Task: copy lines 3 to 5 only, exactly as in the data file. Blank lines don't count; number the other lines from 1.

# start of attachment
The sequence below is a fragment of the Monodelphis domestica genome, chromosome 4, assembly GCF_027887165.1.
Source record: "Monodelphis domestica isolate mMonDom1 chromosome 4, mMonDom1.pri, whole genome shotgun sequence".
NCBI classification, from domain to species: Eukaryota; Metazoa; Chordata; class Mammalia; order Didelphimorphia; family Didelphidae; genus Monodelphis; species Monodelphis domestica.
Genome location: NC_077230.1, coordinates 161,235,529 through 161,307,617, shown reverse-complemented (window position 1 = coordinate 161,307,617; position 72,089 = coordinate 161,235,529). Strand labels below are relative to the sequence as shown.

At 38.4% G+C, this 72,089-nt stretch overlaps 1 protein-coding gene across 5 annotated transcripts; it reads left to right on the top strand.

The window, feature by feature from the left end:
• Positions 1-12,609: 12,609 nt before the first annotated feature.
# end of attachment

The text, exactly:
NCBI classification, from domain to species: Eukaryota; Metazoa; Chordata; class Mammalia; order Didelphimorphia; family Didelphidae; genus Monodelphis; species Monodelphis domestica.
Genome location: NC_077230.1, coordinates 161,235,529 through 161,307,617, shown reverse-complemented (window position 1 = coordinate 161,307,617; position 72,089 = coordinate 161,235,529). Strand labels below are relative to the sequence as shown.

At 38.4% G+C, this 72,089-nt stretch overlaps 1 protein-coding gene across 5 annotated transcripts; it reads left to right on the top strand.